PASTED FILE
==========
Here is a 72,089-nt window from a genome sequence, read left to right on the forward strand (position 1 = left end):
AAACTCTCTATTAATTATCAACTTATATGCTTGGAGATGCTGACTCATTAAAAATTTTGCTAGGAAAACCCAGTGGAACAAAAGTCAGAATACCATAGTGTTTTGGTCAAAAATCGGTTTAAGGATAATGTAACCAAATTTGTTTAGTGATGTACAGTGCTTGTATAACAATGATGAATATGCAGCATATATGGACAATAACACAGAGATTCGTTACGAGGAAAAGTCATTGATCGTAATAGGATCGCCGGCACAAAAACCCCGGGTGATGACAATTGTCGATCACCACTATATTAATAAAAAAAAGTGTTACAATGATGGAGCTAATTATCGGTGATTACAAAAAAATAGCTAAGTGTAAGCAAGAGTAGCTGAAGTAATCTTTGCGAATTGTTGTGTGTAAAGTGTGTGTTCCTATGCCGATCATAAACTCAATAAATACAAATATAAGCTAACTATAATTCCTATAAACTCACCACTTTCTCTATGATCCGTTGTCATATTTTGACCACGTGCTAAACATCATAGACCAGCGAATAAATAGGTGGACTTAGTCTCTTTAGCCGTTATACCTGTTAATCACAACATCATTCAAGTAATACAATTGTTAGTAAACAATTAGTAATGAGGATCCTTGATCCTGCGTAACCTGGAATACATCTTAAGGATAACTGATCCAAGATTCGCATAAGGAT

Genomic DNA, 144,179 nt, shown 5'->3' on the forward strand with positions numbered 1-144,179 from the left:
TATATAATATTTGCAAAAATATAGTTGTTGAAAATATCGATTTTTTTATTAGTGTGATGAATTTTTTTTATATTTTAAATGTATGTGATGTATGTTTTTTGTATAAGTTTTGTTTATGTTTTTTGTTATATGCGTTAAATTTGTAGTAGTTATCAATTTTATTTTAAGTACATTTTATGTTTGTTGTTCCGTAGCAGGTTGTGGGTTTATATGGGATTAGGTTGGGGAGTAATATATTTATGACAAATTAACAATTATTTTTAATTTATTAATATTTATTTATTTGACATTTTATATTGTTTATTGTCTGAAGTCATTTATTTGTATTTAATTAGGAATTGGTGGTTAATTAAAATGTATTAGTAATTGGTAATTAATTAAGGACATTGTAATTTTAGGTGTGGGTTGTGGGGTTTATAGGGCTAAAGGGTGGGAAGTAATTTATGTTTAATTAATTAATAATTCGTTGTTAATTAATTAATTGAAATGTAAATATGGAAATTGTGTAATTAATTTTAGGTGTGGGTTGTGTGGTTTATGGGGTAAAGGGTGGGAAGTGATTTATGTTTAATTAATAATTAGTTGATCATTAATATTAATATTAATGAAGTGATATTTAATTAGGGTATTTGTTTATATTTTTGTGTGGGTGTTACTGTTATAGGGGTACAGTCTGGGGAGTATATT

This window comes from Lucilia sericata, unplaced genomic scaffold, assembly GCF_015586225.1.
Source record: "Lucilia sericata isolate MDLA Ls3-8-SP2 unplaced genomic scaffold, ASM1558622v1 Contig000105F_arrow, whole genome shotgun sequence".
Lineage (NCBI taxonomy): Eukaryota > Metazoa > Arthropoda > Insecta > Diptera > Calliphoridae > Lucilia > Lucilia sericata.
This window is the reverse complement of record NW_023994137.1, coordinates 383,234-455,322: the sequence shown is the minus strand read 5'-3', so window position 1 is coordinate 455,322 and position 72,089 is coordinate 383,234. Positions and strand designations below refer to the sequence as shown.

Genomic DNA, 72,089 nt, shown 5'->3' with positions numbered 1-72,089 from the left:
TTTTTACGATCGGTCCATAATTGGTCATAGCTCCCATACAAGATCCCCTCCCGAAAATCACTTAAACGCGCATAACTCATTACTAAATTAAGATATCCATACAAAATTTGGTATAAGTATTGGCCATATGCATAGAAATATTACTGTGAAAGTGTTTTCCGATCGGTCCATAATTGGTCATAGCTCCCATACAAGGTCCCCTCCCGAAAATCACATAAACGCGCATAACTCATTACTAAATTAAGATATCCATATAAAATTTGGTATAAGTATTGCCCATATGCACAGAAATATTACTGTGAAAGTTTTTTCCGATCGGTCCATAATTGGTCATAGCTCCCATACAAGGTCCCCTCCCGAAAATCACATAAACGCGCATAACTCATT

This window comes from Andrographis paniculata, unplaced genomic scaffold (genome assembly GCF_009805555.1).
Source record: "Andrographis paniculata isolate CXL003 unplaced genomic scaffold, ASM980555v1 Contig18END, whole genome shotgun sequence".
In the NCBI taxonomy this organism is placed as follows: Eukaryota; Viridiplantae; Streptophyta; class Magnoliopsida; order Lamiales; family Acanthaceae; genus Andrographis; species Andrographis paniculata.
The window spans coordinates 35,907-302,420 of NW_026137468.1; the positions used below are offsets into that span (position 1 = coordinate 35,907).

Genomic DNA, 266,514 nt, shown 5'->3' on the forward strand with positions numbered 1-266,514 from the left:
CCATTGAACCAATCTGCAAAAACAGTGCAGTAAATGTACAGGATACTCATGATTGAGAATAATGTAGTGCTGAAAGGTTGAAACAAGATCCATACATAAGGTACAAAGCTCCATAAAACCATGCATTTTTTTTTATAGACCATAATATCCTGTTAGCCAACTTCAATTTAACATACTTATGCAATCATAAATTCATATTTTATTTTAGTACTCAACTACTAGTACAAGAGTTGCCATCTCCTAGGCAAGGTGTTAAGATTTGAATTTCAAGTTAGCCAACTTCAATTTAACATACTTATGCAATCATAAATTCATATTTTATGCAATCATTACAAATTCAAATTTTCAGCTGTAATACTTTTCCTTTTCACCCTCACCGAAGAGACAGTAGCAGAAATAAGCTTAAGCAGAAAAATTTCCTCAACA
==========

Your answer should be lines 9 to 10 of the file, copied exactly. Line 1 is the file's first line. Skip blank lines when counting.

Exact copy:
Genomic DNA, 72,089 nt, shown 5'->3' with positions numbered 1-72,089 from the left:
TTTTTACGATCGGTCCATAATTGGTCATAGCTCCCATACAAGATCCCCTCCCGAAAATCACTTAAACGCGCATAACTCATTACTAAATTAAGATATCCATACAAAATTTGGTATAAGTATTGGCCATATGCATAGAAATATTACTGTGAAAGTGTTTTCCGATCGGTCCATAATTGGTCATAGCTCCCATACAAGGTCCCCTCCCGAAAATCACATAAACGCGCATAACTCATTACTAAATTAAGATATCCATATAAAATTTGGTATAAGTATTGCCCATATGCACAGAAATATTACTGTGAAAGTTTTTTCCGATCGGTCCATAATTGGTCATAGCTCCCATACAAGGTCCCCTCCCGAAAATCACATAAACGCGCATAACTCATT